Assembly Tree Node IDs
When authoring the assembly structure using the AssemblyTree API of libsc, each creation function returns an ID to identify the newly created object.
As an example:
uint32_t root_node_id; myAssemblyTree.CreateAssemblyTreeRoot(root_node_id);
The parameter of
CreateAssemblyTreeRoot (in this case, “root_node_id”) is an out parameter. The id returned in “root_node_id” is needed as input for other functions:
uint32_t child_node_id; myAssemblyTree.CreateChild(root_node_id, child_node_id);
Every node (assembly, part, body instance, PMI, view, etc.) in the assembly tree will have an associated ID that is determined during authoring and will not change.
The IDs start at zero (which will usually be the assembly), and the IDs generated will increment by 1 meaning that the whole ID set will go from 0 to n.
When exporting to an XML file, the IDs will be the same in the XML as the ones you got when authoring. This is the same scenario when you use Converter with the command line option –output_xml_assemblytree.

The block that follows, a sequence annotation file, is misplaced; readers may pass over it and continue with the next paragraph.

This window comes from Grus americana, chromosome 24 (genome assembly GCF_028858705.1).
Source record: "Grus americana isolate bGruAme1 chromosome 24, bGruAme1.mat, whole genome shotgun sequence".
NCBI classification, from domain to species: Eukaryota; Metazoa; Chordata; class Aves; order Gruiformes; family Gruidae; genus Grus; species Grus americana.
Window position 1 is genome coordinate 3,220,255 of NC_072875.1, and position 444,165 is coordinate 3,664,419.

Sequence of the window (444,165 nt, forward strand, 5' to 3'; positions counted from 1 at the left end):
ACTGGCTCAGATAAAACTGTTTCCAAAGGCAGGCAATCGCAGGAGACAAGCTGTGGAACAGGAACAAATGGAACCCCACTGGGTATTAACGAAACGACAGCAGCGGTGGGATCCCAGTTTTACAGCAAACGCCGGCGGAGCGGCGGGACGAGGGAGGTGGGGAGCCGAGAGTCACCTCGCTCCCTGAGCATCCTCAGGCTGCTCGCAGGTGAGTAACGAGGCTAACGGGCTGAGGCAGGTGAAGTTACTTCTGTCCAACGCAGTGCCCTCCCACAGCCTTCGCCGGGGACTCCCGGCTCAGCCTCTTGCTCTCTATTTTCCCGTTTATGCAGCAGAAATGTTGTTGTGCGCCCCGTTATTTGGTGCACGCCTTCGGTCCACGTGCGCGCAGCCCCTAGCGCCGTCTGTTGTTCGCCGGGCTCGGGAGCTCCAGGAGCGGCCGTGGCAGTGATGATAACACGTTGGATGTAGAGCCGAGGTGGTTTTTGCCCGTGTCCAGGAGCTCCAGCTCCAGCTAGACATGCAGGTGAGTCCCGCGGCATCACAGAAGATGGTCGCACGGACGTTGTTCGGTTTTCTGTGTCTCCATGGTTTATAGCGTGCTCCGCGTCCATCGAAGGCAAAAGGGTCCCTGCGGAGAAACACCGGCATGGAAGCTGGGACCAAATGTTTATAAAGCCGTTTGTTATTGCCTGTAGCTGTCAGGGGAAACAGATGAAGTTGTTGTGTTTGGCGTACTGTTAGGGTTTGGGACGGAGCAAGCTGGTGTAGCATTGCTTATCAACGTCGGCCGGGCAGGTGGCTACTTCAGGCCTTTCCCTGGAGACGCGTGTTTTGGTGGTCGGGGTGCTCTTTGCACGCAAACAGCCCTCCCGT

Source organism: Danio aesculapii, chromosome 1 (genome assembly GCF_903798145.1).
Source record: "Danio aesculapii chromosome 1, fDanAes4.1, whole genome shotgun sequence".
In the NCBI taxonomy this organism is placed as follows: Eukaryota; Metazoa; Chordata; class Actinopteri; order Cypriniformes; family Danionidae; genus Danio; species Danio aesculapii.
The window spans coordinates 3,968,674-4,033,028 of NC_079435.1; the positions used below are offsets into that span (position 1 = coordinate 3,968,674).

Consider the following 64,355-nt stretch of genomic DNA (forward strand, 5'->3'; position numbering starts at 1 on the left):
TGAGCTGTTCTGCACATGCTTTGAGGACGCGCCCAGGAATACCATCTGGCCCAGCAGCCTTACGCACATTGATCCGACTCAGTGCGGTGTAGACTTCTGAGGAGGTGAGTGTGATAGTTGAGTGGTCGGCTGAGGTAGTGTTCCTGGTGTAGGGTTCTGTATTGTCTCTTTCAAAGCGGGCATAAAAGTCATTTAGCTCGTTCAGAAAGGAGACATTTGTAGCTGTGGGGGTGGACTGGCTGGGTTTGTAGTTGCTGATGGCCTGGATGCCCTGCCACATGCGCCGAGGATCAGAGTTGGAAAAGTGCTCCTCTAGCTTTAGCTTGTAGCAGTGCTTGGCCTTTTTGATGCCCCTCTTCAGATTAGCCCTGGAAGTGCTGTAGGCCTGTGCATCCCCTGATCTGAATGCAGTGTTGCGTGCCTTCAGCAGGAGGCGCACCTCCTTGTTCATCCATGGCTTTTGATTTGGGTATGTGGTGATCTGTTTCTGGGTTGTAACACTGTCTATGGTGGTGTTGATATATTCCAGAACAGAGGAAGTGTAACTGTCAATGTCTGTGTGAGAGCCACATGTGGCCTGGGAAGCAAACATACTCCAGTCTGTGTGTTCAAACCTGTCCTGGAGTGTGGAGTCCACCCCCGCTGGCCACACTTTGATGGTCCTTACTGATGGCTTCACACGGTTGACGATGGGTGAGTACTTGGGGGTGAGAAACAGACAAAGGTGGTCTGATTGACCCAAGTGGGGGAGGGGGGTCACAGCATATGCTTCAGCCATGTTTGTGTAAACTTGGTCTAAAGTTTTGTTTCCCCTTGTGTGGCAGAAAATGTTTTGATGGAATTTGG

Also it’s important to note that when the data is stored in the StreamCache, IDs will still stay the same, which means that the IDs created during authoring, the IDs in the XML, and the IDs returned in the web client will be the same.
Loading multiple files into the same viewing session
Assuming two assemblies: “A” and “B”. We generate a StreamCache file for both:
For “A” the IDs range from 0 to 399.
For “B” the IDs range from 0 to 499.
In the web client, we initially load “A” with the WebViewer constructor In addition, we load B into our
Communicator.WebViewer object (“hwv” in this sample) using the loadSubTreeFromModel function from the model object:
In this case, it isn’t obvious how to reference a node in the “B” tree, since B’s range of node IDs overlaps with A’s. To make it possible to uniquely identify nodes, the IDs of B are automatically shifted to the lowest available ID of the existing scene. The function getLowestAvailableNodeId should be called before loading another model into the scene – in this case, right before loading B. It would return “400” as the lowest available ID. Then you can use that number internally to make your B assembly XML IDs match the IDs on the web client.
Here’s a sample function call:
In this scenario, since A has already reserved the IDs from 0 to 399, the range for B will be shifted from 0-499 to 400-899. It’s up to the developer to correctly map those shifted IDs back to the original IDs in the XML of the model.